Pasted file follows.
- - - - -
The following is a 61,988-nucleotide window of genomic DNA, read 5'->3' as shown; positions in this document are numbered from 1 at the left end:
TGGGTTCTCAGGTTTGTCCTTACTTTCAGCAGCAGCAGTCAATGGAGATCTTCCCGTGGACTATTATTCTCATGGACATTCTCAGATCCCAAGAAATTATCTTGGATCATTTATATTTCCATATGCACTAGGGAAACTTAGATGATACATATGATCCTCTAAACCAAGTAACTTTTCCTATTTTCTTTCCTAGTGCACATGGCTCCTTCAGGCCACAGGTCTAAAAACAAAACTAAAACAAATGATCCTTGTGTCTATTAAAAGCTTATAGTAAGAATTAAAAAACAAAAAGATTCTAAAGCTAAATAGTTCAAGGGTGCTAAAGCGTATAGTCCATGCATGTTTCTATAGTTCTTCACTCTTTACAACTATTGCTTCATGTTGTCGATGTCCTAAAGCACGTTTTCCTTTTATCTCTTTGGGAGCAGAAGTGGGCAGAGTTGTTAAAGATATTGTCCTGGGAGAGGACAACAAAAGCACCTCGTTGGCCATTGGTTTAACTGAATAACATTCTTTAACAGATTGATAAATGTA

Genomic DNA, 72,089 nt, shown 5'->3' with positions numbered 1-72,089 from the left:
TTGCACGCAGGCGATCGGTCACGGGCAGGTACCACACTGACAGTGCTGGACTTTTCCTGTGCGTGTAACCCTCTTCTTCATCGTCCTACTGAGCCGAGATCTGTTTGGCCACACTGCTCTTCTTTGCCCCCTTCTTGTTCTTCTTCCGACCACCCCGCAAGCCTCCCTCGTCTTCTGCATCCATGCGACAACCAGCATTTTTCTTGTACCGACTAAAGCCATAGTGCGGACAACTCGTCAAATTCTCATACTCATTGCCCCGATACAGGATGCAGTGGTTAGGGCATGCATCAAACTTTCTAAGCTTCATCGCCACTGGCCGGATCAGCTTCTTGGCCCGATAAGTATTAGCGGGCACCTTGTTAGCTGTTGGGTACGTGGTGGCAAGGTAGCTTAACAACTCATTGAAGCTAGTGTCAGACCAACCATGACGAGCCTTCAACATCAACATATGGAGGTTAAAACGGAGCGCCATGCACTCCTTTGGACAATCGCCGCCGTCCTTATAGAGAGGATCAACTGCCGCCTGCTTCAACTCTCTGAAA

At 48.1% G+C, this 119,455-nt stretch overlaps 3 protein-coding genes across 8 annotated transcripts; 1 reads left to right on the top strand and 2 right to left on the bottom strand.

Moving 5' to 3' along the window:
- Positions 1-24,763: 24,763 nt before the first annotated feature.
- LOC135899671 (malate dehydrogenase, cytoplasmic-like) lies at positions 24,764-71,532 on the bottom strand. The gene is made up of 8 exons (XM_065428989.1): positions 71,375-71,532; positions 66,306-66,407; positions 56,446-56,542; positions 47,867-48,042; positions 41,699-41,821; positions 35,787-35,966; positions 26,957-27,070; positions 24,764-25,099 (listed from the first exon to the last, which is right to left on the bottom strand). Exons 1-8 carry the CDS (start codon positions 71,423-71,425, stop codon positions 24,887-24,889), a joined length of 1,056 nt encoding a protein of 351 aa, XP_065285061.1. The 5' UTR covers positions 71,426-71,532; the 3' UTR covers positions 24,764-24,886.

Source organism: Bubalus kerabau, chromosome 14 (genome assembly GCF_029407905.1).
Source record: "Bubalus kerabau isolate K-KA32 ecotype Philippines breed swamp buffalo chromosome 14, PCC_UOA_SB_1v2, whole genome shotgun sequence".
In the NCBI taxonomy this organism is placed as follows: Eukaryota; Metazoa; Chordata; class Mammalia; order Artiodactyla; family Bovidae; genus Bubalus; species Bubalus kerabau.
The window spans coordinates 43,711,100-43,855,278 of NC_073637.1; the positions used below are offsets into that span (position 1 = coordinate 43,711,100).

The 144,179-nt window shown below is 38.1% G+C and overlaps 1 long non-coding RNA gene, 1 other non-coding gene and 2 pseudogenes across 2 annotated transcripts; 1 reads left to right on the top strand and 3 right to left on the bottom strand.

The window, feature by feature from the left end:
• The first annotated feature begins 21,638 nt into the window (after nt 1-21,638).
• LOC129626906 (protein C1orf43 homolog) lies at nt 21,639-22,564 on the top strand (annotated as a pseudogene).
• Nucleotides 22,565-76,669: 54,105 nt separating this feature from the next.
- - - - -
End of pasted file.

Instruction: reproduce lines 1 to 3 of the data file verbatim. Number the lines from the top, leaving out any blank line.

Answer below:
The following is a 61,988-nucleotide window of genomic DNA, read 5'->3' as shown; positions in this document are numbered from 1 at the left end:
TGGGTTCTCAGGTTTGTCCTTACTTTCAGCAGCAGCAGTCAATGGAGATCTTCCCGTGGACTATTATTCTCATGGACATTCTCAGATCCCAAGAAATTATCTTGGATCATTTATATTTCCATATGCACTAGGGAAACTTAGATGATACATATGATCCTCTAAACCAAGTAACTTTTCCTATTTTCTTTCCTAGTGCACATGGCTCCTTCAGGCCACAGGTCTAAAAACAAAACTAAAACAAATGATCCTTGTGTCTATTAAAAGCTTATAGTAAGAATTAAAAAACAAAAAGATTCTAAAGCTAAATAGTTCAAGGGTGCTAAAGCGTATAGTCCATGCATGTTTCTATAGTTCTTCACTCTTTACAACTATTGCTTCATGTTGTCGATGTCCTAAAGCACGTTTTCCTTTTATCTCTTTGGGAGCAGAAGTGGGCAGAGTTGTTAAAGATATTGTCCTGGGAGAGGACAACAAAAGCACCTCGTTGGCCATTGGTTTAACTGAATAACATTCTTTAACAGATTGATAAATGTA

Genomic DNA, 72,089 nt, shown 5'->3' with positions numbered 1-72,089 from the left: